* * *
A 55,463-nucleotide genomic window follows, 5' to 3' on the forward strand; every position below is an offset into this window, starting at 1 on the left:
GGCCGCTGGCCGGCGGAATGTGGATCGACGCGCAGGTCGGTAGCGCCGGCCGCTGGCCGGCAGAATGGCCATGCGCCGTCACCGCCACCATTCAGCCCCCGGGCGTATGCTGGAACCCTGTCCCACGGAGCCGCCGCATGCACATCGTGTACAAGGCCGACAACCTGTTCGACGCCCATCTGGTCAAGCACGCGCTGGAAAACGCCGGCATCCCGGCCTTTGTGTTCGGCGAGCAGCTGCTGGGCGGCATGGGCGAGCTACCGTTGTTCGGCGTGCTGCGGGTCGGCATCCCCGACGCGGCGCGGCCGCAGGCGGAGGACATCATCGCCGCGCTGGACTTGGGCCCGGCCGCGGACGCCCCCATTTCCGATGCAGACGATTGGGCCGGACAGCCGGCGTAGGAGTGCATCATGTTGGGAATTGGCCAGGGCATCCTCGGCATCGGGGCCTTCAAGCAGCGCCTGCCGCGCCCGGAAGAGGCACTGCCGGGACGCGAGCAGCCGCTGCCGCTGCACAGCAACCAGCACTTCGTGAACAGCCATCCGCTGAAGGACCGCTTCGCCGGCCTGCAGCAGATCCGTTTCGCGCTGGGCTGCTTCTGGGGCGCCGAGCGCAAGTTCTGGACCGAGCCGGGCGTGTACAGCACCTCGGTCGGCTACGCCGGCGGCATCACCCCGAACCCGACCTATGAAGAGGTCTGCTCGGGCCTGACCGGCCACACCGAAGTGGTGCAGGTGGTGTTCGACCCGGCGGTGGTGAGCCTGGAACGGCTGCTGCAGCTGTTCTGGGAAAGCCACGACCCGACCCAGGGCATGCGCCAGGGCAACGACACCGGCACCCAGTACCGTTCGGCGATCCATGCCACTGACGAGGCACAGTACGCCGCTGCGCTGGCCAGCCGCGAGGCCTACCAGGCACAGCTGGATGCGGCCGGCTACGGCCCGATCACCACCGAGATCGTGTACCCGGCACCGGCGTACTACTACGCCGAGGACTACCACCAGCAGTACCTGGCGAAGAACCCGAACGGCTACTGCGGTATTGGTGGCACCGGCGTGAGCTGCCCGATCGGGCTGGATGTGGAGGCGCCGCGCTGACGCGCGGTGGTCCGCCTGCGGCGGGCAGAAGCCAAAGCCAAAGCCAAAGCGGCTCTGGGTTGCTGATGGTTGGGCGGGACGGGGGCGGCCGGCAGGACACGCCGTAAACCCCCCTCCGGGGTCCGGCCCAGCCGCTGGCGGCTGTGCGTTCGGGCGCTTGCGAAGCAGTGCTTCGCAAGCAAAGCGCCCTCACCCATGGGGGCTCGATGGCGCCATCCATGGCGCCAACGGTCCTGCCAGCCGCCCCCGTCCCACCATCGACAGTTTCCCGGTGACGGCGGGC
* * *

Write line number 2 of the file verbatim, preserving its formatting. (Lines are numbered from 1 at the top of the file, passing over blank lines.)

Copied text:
GGCCGCTGGCCGGCGGAATGTGGATCGACGCGCAGGTCGGTAGCGCCGGCCGCTGGCCGGCAGAATGGCCATGCGCCGTCACCGCCACCATTCAGCCCCCGGGCGTATGCTGGAACCCTGTCCCACGGAGCCGCCGCATGCACATCGTGTACAAGGCCGACAACCTGTTCGACGCCCATCTGGTCAAGCACGCGCTGGAAAACGCCGGCATCCCGGCCTTTGTGTTCGGCGAGCAGCTGCTGGGCGGCATGGGCGAGCTACCGTTGTTCGGCGTGCTGCGGGTCGGCATCCCCGACGCGGCGCGGCCGCAGGCGGAGGACATCATCGCCGCGCTGGACTTGGGCCCGGCCGCGGACGCCCCCATTTCCGATGCAGACGATTGGGCCGGACAGCCGGCGTAGGAGTGCATCATGTTGGGAATTGGCCAGGGCATCCTCGGCATCGGGGCCTTCAAGCAGCGCCTGCCGCGCCCGGAAGAGGCACTGCCGGGACGCGAGCAGCCGCTGCCGCTGCACAGCAACCAGCACTTCGTGAACAGCCATCCGCTGAAGGACCGCTTCGCCGGCCTGCAGCAGATCCGTTTCGCGCTGGGCTGCTTCTGGGGCGCCGAGCGCAAGTTCTGGACCGAGCCGGGCGTGTACAGCACCTCGGTCGGCTACGCCGGCGGCATCACCCCGAACCCGACCTATGAAGAGGTCTGCTCGGGCCTGACCGGCCACACCGAAGTGGTGCAGGTGGTGTTCGACCCGGCGGTGGTGAGCCTGGAACGGCTGCTGCAGCTGTTCTGGGAAAGCCACGACCCGACCCAGGGCATGCGCCAGGGCAACGACACCGGCACCCAGTACCGTTCGGCGATCCATGCCACTGACGAGGCACAGTACGCCGCTGCGCTGGCCAGCCGCGAGGCCTACCAGGCACAGCTGGATGCGGCCGGCTACGGCCCGATCACCACCGAGATCGTGTACCCGGCACCGGCGTACTACTACGCCGAGGACTACCACCAGCAGTACCTGGCGAAGAACCCGAACGGCTACTGCGGTATTGGTGGCACCGGCGTGAGCTGCCCGATCGGGCTGGATGTGGAGGCGCCGCGCTGACGCGCGGTGGTCCGCCTGCGGCGGGCAGAAGCCAAAGCCAAAGCCAAAGCGGCTCTGGGTTGCTGATGGTTGGGCGGGACGGGGGCGGCCGGCAGGACACGCCGTAAACCCCCCTCCGGGGTCCGGCCCAGCCGCTGGCGGCTGTGCGTTCGGGCGCTTGCGAAGCAGTGCTTCGCAAGCAAAGCGCCCTCACCCATGGGGGCTCGATGGCGCCATCCATGGCGCCAACGGTCCTGCCAGCCGCCCCCGTCCCACCATCGACAGTTTCCCGGTGACGGCGGGC